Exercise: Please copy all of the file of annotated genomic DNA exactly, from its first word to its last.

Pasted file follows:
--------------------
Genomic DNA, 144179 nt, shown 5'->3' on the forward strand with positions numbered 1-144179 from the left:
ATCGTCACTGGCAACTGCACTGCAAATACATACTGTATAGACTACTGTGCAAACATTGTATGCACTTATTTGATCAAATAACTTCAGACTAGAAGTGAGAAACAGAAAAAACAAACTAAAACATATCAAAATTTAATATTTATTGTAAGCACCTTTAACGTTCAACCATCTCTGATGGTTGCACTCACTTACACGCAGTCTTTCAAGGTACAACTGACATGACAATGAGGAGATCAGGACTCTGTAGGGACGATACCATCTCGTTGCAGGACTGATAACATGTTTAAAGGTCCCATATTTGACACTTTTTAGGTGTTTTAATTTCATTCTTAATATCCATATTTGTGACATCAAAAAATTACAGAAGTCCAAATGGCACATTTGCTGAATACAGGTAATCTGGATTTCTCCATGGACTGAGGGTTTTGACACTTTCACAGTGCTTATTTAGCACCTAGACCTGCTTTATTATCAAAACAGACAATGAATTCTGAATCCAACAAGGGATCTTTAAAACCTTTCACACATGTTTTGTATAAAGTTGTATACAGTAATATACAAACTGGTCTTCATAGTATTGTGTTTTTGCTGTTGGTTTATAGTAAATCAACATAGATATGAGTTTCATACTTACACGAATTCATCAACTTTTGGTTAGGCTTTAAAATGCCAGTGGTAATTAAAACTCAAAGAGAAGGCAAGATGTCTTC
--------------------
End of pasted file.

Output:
Genomic DNA, 144179 nt, shown 5'->3' on the forward strand with positions numbered 1-144179 from the left:
ATCGTCACTGGCAACTGCACTGCAAATACATACTGTATAGACTACTGTGCAAACATTGTATGCACTTATTTGATCAAATAACTTCAGACTAGAAGTGAGAAACAGAAAAAACAAACTAAAACATATCAAAATTTAATATTTATTGTAAGCACCTTTAACGTTCAACCATCTCTGATGGTTGCACTCACTTACACGCAGTCTTTCAAGGTACAACTGACATGACAATGAGGAGATCAGGACTCTGTAGGGACGATACCATCTCGTTGCAGGACTGATAACATGTTTAAAGGTCCCATATTTGACACTTTTTAGGTGTTTTAATTTCATTCTTAATATCCATATTTGTGACATCAAAAAATTACAGAAGTCCAAATGGCACATTTGCTGAATACAGGTAATCTGGATTTCTCCATGGACTGAGGGTTTTGACACTTTCACAGTGCTTATTTAGCACCTAGACCTGCTTTATTATCAAAACAGACAATGAATTCTGAATCCAACAAGGGATCTTTAAAACCTTTCACACATGTTTTGTATAAAGTTGTATACAGTAATATACAAACTGGTCTTCATAGTATTGTGTTTTTGCTGTTGGTTTATAGTAAATCAACATAGATATGAGTTTCATACTTACACGAATTCATCAACTTTTGGTTAGGCTTTAAAATGCCAGTGGTAATTAAAACTCAAAGAGAAGGCAAGATGTCTTC